If the circumference is cut by one of the feasible sector boundaries, the points not in the feasible sector will have no intercepts, the points on the boundary will have one intercept, and points within the feasible sector will have two intercepts. In this situation the two PADs will merge to form a single PAD **81** surrounding PPCs **82** and **83**, as shown in FIG. **8**. This PAD is kidney shaped and is representative of a target **85** on a course that is perpendicular to that of own ship **87**. The PAD shown is for a target having a velocity of 20 knots at an initial distance from own ship **87** of 5 nmi at an bearing of 290° with own ship velocity being 10 knots.

If the region within the miss distance circle is cut by both the feasible sector boundaries there are two lines of points with a single intercept. In this situation the feasible sector boundaries δ_{1 }and δ_{2}, as shown in FIG. 9, are lines of points, respectively, having a single intercept. Under these conditions two closed distinct regions will be formed which intersect in two places producing a “donut” shaped region having an inner boundary **91** and an outer boundary **93**, as shown in FIG. **10**. This “donut” shaped PAD may be formed when a target **95** at an initial range of 1.65 nmi and a bearing of 270° on a course perpendicular to that of own ship **97**, which is traveling at 10 knots, and the desired miss distance is one nmi. The areas within the “donut hole” and outside the perimeter of the PAD **93** are the safe regions.

Five PAD rendering situations exist for the three cases discussed above:

1. Cases I and II—unique mapping for each selected point on the miss distance circle.

2. Case II—region within the miss distance circle cut by a feasibility sector boundary, points along the boundary map at infinity, and all points on the miss distance circle within the feasibility sector map to a unique point.

3. Case III—entire miss distance circle within the feasibility region, two PPCs exist and each point on the miss distance circle has two mapping points, establishing two distinct PADs one about each PPC.

4. Case III—region within the miss distance circle cut by a feasibility boundary, two PPCs exist, the two PADs merge and a single PAD about both PPCs is formed.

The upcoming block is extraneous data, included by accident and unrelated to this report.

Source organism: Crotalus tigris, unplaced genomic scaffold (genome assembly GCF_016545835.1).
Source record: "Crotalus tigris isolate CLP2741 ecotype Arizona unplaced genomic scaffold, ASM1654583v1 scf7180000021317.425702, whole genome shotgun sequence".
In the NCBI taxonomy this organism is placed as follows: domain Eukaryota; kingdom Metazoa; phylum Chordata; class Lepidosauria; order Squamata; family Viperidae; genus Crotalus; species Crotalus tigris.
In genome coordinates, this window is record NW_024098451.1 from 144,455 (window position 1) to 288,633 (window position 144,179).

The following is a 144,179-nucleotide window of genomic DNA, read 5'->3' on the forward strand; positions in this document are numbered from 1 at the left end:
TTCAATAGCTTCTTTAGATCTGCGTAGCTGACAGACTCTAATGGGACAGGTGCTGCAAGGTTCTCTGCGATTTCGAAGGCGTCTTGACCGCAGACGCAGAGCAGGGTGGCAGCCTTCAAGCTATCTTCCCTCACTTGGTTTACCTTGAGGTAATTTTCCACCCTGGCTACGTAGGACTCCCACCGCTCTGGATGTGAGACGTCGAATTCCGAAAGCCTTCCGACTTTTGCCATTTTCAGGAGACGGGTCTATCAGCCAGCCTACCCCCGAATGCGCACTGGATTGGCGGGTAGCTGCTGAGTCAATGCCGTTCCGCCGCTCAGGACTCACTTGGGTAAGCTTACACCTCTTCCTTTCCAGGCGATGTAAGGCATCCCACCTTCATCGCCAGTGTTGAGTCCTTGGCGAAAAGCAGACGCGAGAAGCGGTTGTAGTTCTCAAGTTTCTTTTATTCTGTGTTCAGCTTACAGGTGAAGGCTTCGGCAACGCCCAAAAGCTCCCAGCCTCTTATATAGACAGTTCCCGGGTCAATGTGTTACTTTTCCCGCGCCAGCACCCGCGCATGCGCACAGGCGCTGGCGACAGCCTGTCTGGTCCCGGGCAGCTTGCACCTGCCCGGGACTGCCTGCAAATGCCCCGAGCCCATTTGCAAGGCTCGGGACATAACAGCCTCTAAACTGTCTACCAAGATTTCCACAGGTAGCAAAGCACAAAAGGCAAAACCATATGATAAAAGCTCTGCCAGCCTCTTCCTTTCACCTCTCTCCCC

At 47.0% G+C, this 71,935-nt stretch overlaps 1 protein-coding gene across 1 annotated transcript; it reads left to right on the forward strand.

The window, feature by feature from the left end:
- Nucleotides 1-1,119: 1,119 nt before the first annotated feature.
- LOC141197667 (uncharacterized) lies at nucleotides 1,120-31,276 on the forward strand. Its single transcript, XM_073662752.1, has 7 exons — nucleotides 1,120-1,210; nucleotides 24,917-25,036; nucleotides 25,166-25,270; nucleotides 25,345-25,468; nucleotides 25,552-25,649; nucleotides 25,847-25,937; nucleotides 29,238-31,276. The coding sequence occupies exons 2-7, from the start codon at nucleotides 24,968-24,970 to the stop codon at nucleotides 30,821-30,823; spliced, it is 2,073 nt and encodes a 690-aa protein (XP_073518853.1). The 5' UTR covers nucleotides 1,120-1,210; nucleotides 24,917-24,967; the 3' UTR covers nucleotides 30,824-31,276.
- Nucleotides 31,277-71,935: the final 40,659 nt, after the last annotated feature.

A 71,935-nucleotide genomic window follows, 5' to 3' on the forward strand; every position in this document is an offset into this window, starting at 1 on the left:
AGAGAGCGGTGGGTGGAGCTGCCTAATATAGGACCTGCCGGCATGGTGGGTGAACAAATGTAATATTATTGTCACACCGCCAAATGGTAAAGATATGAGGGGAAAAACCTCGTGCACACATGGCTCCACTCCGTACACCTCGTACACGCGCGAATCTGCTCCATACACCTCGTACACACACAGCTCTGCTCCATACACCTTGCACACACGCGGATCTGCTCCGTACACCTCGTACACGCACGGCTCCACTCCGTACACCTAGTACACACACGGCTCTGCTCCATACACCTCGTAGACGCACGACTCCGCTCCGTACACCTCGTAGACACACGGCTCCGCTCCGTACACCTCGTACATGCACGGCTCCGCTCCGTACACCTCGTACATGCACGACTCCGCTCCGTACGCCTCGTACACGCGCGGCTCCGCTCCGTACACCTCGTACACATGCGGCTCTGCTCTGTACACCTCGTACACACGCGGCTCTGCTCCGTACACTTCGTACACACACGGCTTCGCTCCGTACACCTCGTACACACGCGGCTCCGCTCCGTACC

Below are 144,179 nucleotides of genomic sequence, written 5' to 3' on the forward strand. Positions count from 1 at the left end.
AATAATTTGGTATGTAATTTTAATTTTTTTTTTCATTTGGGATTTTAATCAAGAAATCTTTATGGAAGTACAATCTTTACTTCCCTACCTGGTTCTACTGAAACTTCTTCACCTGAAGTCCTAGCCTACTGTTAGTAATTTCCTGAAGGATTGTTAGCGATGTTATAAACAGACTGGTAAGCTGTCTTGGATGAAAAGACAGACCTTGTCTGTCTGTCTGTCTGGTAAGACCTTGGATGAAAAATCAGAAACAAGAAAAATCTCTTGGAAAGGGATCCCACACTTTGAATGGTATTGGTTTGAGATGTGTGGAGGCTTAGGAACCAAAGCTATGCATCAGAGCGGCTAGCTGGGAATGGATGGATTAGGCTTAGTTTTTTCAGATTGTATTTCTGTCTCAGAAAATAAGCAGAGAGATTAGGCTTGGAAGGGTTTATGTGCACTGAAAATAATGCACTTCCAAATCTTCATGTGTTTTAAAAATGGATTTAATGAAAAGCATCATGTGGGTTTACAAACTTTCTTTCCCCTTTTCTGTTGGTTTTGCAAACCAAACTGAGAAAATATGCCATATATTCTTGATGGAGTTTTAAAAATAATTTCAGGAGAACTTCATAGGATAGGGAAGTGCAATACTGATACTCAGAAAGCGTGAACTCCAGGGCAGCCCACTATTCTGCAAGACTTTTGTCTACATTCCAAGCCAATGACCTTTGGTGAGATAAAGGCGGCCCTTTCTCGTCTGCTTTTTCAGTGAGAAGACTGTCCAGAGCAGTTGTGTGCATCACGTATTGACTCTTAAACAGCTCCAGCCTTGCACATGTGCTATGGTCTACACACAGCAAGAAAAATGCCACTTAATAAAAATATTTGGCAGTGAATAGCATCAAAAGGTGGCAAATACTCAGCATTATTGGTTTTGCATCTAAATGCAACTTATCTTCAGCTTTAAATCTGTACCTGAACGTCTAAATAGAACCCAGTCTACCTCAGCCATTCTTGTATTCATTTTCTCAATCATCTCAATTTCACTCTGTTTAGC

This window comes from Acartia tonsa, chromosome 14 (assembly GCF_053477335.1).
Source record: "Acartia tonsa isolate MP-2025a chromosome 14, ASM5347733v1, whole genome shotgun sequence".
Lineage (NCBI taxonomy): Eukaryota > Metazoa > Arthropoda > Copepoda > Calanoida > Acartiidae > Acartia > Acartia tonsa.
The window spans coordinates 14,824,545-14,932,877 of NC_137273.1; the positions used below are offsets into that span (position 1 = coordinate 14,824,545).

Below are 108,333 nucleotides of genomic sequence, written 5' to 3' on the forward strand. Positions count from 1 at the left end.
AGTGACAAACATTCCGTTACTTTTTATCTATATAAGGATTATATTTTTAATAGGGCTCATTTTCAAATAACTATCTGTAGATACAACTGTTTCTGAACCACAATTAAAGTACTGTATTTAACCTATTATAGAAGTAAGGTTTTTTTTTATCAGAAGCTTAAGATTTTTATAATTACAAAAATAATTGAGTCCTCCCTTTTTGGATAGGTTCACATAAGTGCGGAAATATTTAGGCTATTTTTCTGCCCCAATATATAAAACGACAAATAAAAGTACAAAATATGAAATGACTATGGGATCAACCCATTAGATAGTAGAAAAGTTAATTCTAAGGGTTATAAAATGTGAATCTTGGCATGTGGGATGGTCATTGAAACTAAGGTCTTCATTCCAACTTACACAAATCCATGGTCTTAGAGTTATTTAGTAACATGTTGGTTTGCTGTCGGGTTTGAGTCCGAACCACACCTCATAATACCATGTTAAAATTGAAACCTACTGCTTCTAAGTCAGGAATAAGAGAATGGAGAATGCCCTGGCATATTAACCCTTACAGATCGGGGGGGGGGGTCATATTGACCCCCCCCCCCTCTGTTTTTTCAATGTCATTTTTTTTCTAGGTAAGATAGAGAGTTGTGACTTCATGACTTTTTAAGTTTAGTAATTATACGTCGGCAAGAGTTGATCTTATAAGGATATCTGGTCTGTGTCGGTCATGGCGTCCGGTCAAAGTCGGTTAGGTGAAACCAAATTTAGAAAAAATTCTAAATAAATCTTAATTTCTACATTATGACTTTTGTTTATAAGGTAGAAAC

5. Case III—region within the miss distance circle is cut by two feasibility boundaries, two PPCs exist, the region in the feasibility sector between the two boundaries becomes donut shaped with the PPCs between in the inner and outer boundaries of the donut.

A processor for providing PADs for these five situations is shown in FIG. **11**. Signals representative of target position, speed, relative bearing and heading, own ship speed, and the desired minimum miss distance are provided to a computer **110** via a buffer **111**. Computer **110** determines the relative velocity **113**, time to intercept (t_{i}) **115** utilizing the target speed, own ship speed, and relative bearing and distance to the target, and the PPC employing target speed, target heading and time to intercept. Computer **110** establishes the PAD by forming the miss distance circle **123** about the target initial position **119**, determining the feasibility sector for the region within the circle **121**, and establishing own ship intercepts with selected points on the miss distance circle. Signals representative of the PAD are coupled to a memory **125** for subsequent PAD display. The operation of the computer **110** will be more fully understood with reference to flow chart of FIG. **12**.

Processing of the data supplied by the buffer **111** commences with a comparison of V_{S }and V_{T}. If V_{S }is greater than V_{T }processing is routed from the comparator **126** to a square root selector **127** which selects the positive square root for the determination **128** of relative velocity {overscore (V)}_{R }and time to intercept t_{i}. Signals representative of the relative velocity and time to intercept are then coupled to establish the PPC **113** with the target. It should be recognized that the determination of the PPC, though desirable, is not necessary for the mapping of the PAD. When the PAD is mapped the collision point is contained therein.

In determining the PAD a miss distance circle, having a radius R_{M }equal to the desired minimum miss distance, is created about the initial position of the target **132**. With the circle formed, points on the circumference are selected **133**, preferably with uniform arc spacing between points. The coordinates and distance from own ship for each point are determined **135**. Thereafter, the time for own ship to intercept each point is determined **137** with the utilization of own ship speed V_{S}, target speed V_{T}, and the initial coordinates of the point. The perimeter of the PAD is then mapped **139** by multiplying the components (V_{TX}, V_{TY}) of the target velocity by the time to intercept for each point on the circumference of the miss distance circle to determine the coordinate distance traveled and adding these distances to the corresponding initial coordinates to provide the intercept positions (x_{i}, y_{i}). Smoothly connecting the intercept positions completes the PAD perimeter. Signals representative of the PAD perimeter are coupled to a memory **141** and stored for display. At this time the processor is informed to consider the next target **142**.